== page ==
Trump talk sounds alarm on Mexican trade

Trump talk sounds alarm on Mexican trade

By Lynn Brezosky, San Antonio Express-News January 18, 2017

Standing beside a busy avenue in Mexico City last spring, Agustín Barrios Gómez, a former Mexican congressman who is founder of the Mexican Council on Foreign Relations and head of the Mexican Image Foundation, took on Donald Trump’s adversarial talk about U.S.-Mexico relations with a television spot dubbed “The truth about us.”

He cited key statistics, several put out by the U.S. Chamber of Commerce and often used by defenders of the North American Free Trade Agreement: Fourteen million U.S. jobs depend directly on NAFTA trade. Of every dollar worth of Mexican imports to the U.S., 40 cents represents U.S. content. Immigration from Mexico is decreasing, with 1 million fewer Mexicans living in the U.S. since 2013.

 The Mexican economy meanwhile has grown to the 11th largest in the world by purchasing power, he said, about two-thirds the size of Russia’s.

“That’s not a friend you want to lose,” Barrios Gómez said. “We make stuff together, which means that we help America stay competitive. … Come home, have a Corona, and let’s prosper together.”

But as the world readies for Trump’s swearing-in Friday, Barrios Gómez’s tone has gotten more dire. Any hope that Trump’s talk would soften after visits with Mexican President Enrique Peña Nieto and prominent Mexican billionaire Carlos Slim evaporated last week at Trump’s news conference, when the president-elect spoke of fast-tracking a southern border wall.

Closer to home, U.S. mayors of border cities fear a new Rust Belt emerging amid a post-NAFTA administration. And farmers and ranchers who cheered on Trump’s talk of a lighter regulatory environment hope that unraveling NAFTA doesn’t ruin trade with one of their biggest customers.

Many also favor passage of the Trans-Pacific Partnership, a 12-nation pact that could have brought even more customers for U.S. agricultural products but is considered dead with the Trump victory.

“Let’s be clear,” Barrios Gómez said in an interview. “Donald Trump rode to the White House on basically a platform of war with Mexico in one way or another. Right now, that’s what we’re facing.”

The Mexican peso has plummeted since the election, and a steep hike in gasoline prices attributed to energy reform has erupted in violent protesting. News that air conditioning company Carrier would keep jobs planned for Mexico in Indiana, that Ford has backtracked on plans for a $1.6 billion plant in Mexico, and General Motors, Toyota, and others manufacturing in Mexico could be hit by a “big border tax” has Mexico’s manufacturing sector cowed.

If trade arguments don’t work, security implications might, Barrios Gómez said.

“How hard is it to understand the United States has basically half of humanity that is willing to do itself harm in exchange for hurting the United States and the fact that it is blessed with two neighbors that have up until now been stable and cooperative?” he said.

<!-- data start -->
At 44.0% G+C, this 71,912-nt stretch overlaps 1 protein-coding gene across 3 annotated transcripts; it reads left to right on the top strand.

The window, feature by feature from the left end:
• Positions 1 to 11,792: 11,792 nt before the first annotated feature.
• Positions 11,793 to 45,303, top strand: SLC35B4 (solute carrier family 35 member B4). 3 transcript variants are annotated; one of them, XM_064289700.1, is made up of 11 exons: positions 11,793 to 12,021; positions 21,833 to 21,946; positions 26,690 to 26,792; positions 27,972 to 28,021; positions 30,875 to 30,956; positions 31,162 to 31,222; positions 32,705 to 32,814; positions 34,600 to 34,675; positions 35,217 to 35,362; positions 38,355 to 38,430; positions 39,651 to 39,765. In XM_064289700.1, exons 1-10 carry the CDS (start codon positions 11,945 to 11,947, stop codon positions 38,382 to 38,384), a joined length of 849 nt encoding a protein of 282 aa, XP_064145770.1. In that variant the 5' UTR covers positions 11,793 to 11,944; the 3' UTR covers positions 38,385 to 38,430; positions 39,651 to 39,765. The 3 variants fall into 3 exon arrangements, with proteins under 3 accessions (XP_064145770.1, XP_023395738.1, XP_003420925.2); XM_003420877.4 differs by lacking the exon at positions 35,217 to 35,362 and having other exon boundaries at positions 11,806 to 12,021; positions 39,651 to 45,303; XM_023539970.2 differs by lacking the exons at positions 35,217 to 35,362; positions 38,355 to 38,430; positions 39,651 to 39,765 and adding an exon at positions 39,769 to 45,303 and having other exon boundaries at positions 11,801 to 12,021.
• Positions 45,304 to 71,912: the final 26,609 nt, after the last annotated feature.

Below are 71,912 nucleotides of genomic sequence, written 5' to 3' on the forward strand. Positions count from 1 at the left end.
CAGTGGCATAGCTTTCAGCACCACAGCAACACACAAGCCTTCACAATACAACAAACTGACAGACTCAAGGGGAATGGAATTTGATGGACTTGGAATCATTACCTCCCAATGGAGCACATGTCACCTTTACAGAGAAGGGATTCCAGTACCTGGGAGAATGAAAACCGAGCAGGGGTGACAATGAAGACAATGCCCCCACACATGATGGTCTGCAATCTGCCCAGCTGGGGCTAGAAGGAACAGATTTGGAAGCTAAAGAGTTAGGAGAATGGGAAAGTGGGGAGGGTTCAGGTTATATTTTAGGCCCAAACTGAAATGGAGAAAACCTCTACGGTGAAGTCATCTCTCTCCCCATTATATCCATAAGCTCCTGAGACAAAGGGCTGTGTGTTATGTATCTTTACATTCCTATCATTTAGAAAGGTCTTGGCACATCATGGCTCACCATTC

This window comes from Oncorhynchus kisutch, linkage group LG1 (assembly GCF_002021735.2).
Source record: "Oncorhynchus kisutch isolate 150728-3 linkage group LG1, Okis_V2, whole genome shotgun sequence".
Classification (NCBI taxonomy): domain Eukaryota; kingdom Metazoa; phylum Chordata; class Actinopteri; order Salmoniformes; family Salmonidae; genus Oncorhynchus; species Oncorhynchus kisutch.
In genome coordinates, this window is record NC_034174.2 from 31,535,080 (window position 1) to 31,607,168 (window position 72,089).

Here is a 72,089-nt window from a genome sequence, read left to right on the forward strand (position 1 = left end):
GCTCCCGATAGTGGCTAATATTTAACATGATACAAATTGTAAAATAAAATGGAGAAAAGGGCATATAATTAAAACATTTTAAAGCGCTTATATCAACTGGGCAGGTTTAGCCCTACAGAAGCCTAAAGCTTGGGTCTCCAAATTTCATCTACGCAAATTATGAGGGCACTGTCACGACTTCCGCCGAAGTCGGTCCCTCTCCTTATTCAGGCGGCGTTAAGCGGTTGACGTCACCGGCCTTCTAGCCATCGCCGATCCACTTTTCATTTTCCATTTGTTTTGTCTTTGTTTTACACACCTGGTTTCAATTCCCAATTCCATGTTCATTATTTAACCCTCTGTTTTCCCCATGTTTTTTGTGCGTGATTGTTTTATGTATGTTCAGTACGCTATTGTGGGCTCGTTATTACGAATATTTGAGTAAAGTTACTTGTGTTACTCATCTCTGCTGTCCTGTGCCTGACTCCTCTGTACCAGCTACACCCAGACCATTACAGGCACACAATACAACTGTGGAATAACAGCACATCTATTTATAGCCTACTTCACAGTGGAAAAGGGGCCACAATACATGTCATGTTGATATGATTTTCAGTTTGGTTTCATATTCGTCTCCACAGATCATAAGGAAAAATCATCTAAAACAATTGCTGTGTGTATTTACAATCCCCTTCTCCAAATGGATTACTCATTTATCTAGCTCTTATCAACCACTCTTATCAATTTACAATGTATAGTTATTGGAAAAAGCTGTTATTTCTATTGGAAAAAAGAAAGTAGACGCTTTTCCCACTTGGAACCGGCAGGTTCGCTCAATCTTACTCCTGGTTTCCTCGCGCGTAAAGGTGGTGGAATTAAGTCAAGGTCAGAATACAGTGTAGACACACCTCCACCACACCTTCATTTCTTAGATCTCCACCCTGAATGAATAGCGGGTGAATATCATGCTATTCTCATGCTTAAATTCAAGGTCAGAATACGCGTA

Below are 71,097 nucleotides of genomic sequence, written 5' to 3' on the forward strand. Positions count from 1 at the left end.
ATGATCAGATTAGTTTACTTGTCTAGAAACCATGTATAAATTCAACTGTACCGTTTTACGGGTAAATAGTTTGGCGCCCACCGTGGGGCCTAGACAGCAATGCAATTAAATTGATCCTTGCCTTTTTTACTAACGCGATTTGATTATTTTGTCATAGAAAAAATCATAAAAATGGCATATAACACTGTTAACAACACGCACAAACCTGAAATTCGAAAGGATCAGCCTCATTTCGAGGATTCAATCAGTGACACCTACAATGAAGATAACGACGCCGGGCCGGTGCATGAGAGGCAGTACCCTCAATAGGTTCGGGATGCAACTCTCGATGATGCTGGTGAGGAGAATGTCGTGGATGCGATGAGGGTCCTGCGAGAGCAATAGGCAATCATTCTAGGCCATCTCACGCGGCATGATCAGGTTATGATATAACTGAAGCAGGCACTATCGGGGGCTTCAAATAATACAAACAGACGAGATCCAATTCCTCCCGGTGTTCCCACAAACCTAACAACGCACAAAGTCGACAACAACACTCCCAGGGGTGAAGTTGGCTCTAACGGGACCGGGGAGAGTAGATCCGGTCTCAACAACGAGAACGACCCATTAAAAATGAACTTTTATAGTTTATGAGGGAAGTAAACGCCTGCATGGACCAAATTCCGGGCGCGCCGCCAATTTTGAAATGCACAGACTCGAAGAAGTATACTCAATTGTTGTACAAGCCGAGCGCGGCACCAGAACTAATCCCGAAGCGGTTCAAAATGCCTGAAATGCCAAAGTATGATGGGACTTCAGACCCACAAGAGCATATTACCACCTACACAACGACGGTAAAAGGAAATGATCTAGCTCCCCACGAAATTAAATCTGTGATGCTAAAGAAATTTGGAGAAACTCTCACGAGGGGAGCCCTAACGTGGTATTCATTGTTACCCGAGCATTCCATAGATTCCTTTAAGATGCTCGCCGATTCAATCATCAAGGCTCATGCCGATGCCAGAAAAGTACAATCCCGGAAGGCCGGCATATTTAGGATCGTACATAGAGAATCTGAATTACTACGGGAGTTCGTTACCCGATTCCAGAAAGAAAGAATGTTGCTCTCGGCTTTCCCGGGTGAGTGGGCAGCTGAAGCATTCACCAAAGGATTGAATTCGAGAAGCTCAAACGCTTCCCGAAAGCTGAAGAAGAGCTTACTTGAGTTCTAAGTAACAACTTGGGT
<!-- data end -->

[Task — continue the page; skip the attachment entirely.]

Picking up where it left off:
Eduardo Bravo, a San Antonio magazine publisher who is past chairman of the binational Association of Mexican Entrepreneurs, said a trade disruption would cause at least short-term pain for Mexico and the U.S. cities that conduct a lot of Mexican trade. But he said Mexico had developed a sophisticated labor force that could look to other markets.

“Obviously San Antonio and the border states, they are going to be hurt because it’s a global market,” Bravo said. “If the commerce with the United States becomes difficult, other countries like China, European countries, they are going to see Mexico. Because Mexico, they have engineers, they have technology, they have the qualified people. I know the biggest market is the United States, but the United States is not the whole world. We have a globalized economy.”

He doubted the Trump administration, including cabinet nominees Rex Tillerson as secretary of state and Rick Perry as energy secretary, would be able to turn its back on opportunities in deregulated Mexican oil.

“He has great people, business people, in the Cabinet,” he said. “Maybe they hurt for the manufacturing, but remember when NAFTA was negotiated, we didn’t have the oil in NAFTA. But now, with the open oil industry in Mexico, it’s going to be for Texas and Mexico a big opportunity.”

Laredo Mayor Pete Saenz hosted Trump for a two-and-a-half-hour stop at the border in July, but said he now wonders if it was for naught.

“He saw the (World Trade) bridge, we gave him all the data, the metrics, and he was very impressed. And then this issue with the wall, we discussed that, too,” he said.

“I told him, Look, it’s a river. It’s got creeks emptying into it. Are you going to dam those creeks? And then livestock use it. River, water, wildlife, we’ll have the environmentalists. It’s private property. You’ll be in court for years. It’s not practical. So anyway, he just listened and then at the press conference he said, ‘Well maybe some areas, some parts of the border may not be conducive.’ But then the next week I heard him say it’s going to be wall across the entire border, real deep and real high and real thick.”

Displaced jobs